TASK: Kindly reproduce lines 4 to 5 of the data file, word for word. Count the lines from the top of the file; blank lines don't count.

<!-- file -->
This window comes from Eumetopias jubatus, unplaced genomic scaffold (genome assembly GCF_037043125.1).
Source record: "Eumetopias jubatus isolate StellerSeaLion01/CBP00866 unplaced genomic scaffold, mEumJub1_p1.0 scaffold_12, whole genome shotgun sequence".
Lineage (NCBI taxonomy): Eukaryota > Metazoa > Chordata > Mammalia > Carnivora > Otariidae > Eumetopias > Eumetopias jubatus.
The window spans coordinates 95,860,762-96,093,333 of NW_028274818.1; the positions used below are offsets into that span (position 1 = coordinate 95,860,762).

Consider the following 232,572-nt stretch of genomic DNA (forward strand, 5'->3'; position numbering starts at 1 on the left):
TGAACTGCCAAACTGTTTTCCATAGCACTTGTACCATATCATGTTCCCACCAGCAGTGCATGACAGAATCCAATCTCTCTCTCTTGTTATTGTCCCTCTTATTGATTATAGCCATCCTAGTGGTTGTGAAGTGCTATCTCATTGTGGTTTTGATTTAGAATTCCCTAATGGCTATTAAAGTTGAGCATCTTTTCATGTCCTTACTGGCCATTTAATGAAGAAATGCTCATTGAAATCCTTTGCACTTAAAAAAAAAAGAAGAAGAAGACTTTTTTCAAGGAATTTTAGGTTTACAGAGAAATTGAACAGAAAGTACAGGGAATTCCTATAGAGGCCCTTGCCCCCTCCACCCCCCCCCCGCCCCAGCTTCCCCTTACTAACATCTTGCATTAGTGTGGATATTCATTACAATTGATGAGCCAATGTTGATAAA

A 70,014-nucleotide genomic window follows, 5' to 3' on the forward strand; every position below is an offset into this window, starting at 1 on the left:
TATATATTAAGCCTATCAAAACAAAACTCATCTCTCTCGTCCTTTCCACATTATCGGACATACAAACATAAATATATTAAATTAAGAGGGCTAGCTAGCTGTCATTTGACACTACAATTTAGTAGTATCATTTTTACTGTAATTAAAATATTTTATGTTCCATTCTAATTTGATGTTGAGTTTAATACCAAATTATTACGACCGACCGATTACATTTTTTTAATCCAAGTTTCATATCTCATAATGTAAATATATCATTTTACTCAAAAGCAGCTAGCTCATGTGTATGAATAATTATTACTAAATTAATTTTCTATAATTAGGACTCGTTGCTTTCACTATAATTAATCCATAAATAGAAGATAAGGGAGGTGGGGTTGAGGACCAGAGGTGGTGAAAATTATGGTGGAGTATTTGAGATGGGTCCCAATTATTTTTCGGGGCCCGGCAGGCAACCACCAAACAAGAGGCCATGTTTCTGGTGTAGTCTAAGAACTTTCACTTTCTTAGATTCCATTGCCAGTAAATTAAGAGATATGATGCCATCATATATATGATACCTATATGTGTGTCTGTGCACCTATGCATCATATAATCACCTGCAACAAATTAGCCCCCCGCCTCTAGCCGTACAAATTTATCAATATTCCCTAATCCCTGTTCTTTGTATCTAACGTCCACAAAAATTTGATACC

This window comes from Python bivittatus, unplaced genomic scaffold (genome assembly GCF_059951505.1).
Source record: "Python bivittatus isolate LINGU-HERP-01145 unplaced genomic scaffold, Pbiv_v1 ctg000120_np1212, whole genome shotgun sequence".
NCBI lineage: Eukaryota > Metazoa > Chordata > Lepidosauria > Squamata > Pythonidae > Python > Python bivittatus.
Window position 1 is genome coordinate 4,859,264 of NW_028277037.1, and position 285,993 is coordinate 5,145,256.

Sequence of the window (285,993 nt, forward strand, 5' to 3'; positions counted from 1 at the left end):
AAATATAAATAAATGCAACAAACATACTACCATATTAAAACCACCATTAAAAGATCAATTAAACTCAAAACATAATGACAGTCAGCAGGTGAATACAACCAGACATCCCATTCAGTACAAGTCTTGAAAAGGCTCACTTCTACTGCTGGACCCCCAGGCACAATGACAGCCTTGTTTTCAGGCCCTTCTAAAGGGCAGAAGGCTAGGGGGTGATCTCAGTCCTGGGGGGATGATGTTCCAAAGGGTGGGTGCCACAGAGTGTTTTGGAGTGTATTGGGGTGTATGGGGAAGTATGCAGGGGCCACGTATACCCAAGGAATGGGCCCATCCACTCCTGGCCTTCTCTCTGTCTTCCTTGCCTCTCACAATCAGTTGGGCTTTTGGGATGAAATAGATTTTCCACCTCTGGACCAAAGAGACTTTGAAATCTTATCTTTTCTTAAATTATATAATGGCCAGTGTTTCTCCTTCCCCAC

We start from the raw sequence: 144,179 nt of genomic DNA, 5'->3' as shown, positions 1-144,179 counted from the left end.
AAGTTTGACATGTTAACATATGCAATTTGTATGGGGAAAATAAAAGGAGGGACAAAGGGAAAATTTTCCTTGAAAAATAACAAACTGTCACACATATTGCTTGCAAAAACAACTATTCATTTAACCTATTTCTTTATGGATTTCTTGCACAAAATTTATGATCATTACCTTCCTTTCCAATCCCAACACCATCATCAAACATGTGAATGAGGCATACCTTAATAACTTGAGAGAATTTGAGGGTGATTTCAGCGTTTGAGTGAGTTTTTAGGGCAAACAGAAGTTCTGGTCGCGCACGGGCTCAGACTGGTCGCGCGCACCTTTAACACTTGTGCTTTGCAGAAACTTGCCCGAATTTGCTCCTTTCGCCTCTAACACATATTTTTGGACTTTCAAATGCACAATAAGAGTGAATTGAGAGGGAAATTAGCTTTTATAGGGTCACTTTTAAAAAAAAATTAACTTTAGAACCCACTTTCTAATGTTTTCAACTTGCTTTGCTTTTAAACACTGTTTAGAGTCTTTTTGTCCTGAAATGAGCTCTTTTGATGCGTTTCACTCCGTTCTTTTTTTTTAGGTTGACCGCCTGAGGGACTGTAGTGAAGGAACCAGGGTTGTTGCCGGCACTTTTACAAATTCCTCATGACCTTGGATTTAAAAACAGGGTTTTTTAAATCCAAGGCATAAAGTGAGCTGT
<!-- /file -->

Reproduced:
The window spans coordinates 95,860,762-96,093,333 of NW_028274818.1; the positions used below are offsets into that span (position 1 = coordinate 95,860,762).

Consider the following 232,572-nt stretch of genomic DNA (forward strand, 5'->3'; position numbering starts at 1 on the left):